Trip reports

Titchwell RSPB Reserve - 16 November 2014

Adult black-tailed godwit in summer plummage, at the RSPB Snettisham nature reserve, Norfolk

Sunday, 16 November 2014

The original venue for this date was Snettisham, but because the damage caused to the hides by the storm surges of December 2013 hadn't been fully rectified we decided to look for a vacancy elsewhere. Fortunately Titchwell RSPB reserve was able to accommodate us.
The Meteorological Office predicted that the rain would arrive at four o'clock but the wind had other ideas and I think the first spots landed on the lenses of my scope around eleven thirty. The birds that were in the area didn't seem unduly put out by the rain and the group of members with me managed to survive the day by retreating into the hides at intervals.
Birds were quite plentiful but weren't all offering the best of views. A flock of pink-footed geese flew north high over our heads with no sign of stopping and the marsh harriers that appeared kept their distance, quartering the reed beds or perching on distant dead trees.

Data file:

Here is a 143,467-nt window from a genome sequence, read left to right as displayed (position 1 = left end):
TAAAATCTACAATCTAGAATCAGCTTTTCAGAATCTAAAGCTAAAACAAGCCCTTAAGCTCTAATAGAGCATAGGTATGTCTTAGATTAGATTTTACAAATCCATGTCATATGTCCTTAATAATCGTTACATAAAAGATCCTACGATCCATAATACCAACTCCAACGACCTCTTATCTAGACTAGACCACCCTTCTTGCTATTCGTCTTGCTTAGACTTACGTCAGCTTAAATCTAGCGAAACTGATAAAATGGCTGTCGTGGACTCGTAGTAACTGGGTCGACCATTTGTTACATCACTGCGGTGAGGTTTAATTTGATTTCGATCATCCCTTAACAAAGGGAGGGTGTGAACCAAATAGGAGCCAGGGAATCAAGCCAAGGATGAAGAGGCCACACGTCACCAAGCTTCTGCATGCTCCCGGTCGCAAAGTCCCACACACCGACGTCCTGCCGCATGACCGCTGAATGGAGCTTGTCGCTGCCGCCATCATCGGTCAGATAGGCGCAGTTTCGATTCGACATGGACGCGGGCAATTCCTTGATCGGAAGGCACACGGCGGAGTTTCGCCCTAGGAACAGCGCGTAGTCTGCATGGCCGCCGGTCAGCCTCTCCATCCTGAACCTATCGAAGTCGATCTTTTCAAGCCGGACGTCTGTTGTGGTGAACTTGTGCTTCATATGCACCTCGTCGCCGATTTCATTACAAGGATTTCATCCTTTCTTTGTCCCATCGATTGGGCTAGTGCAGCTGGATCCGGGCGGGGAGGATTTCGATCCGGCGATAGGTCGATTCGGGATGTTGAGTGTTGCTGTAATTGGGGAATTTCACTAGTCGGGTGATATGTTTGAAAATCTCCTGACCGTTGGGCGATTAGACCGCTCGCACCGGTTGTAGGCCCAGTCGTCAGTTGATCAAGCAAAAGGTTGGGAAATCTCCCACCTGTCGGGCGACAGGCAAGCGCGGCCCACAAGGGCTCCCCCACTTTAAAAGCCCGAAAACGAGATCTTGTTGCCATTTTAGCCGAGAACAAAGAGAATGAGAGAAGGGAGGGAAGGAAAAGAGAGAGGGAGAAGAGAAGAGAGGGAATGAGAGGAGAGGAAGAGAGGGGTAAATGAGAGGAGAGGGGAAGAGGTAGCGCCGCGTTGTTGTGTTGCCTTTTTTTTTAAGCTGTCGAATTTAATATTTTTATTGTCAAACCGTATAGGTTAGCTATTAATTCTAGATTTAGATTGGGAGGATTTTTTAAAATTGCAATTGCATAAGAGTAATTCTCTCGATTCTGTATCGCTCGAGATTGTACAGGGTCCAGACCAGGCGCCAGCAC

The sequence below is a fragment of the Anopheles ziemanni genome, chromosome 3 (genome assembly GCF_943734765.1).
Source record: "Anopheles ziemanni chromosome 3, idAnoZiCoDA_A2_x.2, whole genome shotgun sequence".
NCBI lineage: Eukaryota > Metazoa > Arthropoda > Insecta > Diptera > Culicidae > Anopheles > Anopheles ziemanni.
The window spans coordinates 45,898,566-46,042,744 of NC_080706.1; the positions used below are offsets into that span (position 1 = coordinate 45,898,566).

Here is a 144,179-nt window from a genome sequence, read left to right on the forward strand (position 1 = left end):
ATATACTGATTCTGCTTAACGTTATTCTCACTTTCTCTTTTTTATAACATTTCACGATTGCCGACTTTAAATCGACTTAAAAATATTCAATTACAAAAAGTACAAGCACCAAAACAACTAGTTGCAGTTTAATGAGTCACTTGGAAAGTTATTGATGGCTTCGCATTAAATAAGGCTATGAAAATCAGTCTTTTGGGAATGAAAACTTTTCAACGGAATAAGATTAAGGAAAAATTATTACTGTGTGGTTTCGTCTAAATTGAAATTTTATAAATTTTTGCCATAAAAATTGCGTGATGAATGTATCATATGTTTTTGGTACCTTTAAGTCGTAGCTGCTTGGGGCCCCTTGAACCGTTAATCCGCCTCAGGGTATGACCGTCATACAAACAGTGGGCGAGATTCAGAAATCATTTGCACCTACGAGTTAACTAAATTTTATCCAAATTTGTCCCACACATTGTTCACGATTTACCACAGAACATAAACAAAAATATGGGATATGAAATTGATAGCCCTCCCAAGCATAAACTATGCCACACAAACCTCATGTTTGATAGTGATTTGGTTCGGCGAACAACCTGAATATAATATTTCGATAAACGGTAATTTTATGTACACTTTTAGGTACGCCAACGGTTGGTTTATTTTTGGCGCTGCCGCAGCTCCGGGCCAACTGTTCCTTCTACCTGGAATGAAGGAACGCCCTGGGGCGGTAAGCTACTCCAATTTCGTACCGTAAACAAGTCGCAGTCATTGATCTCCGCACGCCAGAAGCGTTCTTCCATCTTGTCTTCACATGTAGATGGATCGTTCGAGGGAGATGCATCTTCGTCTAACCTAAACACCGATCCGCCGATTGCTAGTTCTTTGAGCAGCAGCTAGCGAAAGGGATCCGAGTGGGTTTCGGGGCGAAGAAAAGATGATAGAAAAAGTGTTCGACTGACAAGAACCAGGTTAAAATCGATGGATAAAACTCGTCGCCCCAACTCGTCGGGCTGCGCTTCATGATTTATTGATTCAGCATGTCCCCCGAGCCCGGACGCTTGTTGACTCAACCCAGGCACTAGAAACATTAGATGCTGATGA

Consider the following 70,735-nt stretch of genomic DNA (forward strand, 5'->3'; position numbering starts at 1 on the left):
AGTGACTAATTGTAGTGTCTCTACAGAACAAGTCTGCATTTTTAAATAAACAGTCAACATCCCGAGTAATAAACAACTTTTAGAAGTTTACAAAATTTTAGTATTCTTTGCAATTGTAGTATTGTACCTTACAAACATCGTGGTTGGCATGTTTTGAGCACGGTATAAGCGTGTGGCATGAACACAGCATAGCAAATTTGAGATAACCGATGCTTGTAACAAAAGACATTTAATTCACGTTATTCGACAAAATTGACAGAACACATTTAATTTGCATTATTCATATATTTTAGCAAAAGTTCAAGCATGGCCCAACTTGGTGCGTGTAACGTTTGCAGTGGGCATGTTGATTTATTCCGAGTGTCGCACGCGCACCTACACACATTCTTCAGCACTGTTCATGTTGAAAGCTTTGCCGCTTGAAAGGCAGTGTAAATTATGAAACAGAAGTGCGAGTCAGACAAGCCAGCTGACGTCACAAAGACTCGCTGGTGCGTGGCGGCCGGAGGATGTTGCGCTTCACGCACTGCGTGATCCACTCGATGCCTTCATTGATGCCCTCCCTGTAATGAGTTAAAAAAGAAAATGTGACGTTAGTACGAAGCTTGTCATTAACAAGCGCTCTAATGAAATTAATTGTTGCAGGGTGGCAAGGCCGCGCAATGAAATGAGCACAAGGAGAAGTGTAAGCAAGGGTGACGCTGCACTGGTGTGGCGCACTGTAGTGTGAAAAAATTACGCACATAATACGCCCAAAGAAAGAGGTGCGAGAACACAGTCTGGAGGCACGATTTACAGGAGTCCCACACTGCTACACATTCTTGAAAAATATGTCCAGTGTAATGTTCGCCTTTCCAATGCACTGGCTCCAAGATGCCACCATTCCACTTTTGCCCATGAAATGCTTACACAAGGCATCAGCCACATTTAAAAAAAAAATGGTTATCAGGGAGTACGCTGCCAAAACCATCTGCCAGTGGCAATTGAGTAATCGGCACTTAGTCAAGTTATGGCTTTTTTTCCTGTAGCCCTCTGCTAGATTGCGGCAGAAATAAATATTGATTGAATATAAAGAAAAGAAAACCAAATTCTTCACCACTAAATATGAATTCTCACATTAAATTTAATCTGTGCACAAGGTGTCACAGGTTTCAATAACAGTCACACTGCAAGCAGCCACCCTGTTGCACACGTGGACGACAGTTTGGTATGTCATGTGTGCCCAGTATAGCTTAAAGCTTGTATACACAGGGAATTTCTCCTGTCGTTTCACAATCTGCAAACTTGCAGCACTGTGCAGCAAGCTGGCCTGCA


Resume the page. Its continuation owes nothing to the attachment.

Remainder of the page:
Flocks of golden plover displayed their flying skill so that we could compare their slimmer pointier shape with their lapwing cousins that flapped about on wings that looked just a bit too broad.
A highlight for me was finding a couple of spotted redshank feeding very close to the path, with all having a chance to study their form and compare them with common redshank feeding close by.
Our visit to the beach was briefer than usual. We scanned a grey sea that was virtually bird-less, though some people did find some interesting birds at times during the day. We had to be content with a few gulls, a grey seal that showed its nose and head a few times, and some great crested grebes. We were entertained by black and bar-tailed godwits that fed on the shoreline with a few sanderling, and a small flock of unidentified birds passed overhead a couple of times without giving any clues as to what they were. Some very nasty rain laden clouds approaching from the north-west drove us back to the hides where we could all make the most of the assembled ducks and waders on offer. It was sobering at that point to remember that had we been at Snettisham at least some of us would have been stuck outside "enjoying" the fresh air.
The group total of species for the day was 83 which apparently included a late curlew sandpiper and a red-crested porchard, both of which I missed! Better luck next time!
TB